Ask any of the participants or organizers at the Veterans Extravaganza and you’ll likely end up with the same answer from each of them; it’s all about giving back to the men and women who have donned a U.S. military uniform and dedicated themselves to serving the country, often sacrificing their own personal well-being in order to help protect America and its citizens.
In a time when “social distancing” has become the new norm in an attempt to curb the spread of the novel coronavirus, COVID-19, businesses and organizations nationwide are retooling and changing their models in an effort to keep their operations functioning until the country returns to its former status quo.
The coronavirus continues to expands its hold on everyday life in America and not even Nevada’s primary elections are able to escape the overrearching impact.
Or is that a myth? All my childhood memories of being under the weather include a big bowl of culinary comfort because my mother made a vat of chicken soup the moment anyone started to sniffle. Yours too?
Death Valley National Park has limited services outside those that support visitor or resource protection as the park moves to comply with Executive Order N-33-20 issues by the California Gov. Gavin Newsom and the latest guidance from the Centers for Disease Control and Prevention.
Veterans will be able to access services from home more easily and safely as the Veterans Administration’s Southern Nevada Healthcare System responds to the COVID-19 pandemic.
Expanded access to telehealth is among the steps being taken to help Medicaid recipients through the COVID-19 pandemic.
The minds of many are now focused on COVID-19 and all of its potential harm but there are still plenty of positives to reflect on, including the recent ceremony hosted by the Nye County Valor Quilters in which former U.S. military members were bestowed their very own, handmade Quilt of Valor.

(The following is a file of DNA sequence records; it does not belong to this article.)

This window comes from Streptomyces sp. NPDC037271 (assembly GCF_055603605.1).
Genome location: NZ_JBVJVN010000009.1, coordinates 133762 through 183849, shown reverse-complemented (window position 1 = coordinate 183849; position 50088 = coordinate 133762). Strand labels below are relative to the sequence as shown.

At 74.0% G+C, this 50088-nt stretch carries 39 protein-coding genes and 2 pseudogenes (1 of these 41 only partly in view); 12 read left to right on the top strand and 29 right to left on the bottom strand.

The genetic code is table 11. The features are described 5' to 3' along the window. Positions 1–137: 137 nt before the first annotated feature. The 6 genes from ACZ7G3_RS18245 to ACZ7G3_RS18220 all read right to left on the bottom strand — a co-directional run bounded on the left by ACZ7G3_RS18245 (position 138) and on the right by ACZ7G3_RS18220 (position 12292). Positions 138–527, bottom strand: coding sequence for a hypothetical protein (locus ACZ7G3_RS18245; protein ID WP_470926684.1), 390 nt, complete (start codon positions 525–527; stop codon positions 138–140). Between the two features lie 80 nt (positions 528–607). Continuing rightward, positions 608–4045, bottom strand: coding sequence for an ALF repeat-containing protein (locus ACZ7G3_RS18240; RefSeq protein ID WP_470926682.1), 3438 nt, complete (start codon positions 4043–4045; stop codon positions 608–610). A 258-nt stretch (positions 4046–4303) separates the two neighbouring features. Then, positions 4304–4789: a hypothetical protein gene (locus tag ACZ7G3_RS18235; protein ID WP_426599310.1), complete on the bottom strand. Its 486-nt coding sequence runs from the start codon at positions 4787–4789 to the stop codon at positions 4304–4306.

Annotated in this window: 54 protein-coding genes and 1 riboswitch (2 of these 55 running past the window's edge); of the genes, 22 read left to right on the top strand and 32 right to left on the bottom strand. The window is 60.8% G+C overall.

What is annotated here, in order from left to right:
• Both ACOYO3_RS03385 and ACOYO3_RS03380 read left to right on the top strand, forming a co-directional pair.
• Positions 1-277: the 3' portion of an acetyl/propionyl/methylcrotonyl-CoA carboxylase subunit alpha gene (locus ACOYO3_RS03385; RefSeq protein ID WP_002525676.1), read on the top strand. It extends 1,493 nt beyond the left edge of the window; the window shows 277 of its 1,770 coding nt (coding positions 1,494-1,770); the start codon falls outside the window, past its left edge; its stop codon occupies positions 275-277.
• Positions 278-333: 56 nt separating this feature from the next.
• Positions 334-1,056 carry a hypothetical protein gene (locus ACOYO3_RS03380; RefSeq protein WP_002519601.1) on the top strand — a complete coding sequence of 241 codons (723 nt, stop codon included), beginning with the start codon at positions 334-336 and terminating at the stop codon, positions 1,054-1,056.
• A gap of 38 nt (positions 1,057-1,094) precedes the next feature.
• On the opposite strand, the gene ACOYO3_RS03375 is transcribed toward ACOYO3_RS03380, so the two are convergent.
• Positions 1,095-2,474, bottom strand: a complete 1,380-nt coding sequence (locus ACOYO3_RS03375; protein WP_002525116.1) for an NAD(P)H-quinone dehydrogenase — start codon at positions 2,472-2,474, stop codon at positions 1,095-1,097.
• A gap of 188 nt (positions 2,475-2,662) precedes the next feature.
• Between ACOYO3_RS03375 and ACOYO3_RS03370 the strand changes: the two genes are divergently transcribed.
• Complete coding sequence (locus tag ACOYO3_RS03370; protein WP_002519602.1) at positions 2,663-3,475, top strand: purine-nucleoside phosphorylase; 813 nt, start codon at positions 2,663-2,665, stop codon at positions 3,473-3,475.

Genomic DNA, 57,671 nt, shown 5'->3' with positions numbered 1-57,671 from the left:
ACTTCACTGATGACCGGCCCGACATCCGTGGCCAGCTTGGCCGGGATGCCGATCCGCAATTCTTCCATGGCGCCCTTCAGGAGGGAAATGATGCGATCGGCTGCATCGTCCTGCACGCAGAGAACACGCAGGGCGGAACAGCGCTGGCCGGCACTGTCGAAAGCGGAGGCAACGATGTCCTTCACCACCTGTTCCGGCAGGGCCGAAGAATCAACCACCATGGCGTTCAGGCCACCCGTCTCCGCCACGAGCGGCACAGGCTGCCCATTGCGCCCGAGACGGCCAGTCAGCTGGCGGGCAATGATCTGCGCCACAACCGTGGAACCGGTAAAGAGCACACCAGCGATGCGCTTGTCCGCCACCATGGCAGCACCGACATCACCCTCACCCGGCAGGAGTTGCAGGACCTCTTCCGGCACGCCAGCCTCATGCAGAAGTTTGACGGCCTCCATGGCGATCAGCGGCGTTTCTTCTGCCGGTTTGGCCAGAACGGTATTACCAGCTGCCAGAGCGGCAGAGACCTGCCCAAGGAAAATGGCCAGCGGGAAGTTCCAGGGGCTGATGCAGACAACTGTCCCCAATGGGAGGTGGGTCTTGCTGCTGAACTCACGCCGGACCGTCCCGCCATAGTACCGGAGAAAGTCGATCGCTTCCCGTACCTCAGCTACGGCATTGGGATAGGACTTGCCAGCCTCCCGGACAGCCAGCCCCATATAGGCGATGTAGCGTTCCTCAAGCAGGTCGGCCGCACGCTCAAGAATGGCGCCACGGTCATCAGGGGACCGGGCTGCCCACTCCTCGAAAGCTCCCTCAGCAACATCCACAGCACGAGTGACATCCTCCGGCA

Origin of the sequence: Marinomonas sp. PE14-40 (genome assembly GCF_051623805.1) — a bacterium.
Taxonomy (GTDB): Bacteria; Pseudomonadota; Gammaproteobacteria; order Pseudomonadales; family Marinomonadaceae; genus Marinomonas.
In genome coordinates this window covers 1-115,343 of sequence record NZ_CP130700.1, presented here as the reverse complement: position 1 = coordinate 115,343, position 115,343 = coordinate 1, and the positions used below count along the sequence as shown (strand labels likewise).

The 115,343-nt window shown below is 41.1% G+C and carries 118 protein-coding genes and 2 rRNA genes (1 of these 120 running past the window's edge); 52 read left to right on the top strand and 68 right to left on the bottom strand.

With coronavirus concerns gripping the entire country, it seems as if anything and everything that attracts a crowd is being canceled but there is one local event that, while it will see some major modifications, is still going forward.
One of the most vulnerable sectors of the community when it comes to COVID-19 is senior citizens, and with the novel coronavirus a highly contagious illness, some stores are now taking action to help limit exposure for those populations.
The Pahrump Valley Robotics Club received a much appreciated donation from the Pahrump Valley United Methodist Men last month.
Over the past few days, there has been a flurry of communication between members of the media and local government officials as everyone struggles to determine which governmental offices are closing to the public and what services can be accessed remotely.
The filing period for the 2020 election cycle is officially closed and the full spectrum of residents who have decided to throw their hats into the political ring is now known, with nearly three dozen locals registering to run for one or more of the 14 offices up for grabs this year in Nye County.
It seems as if COVID-19, the novel coronavirus, has infiltrated each and every part of daily life, with all attention focused squarely on containing the virus’ spread and “an abundance of caution” becoming the new catchphrase.
Mystery fans rejoice! For the next five weeks opportunities abound for live theater whodunits with a production of “Murder Most Fowl” by Pahrump’s own Shadow Mountain Community Players at the Nevada Treasure RV Resort, and an original ghost story mystery by Master Mystery Productions at the Amargosa Opera House in Death Valley Junction.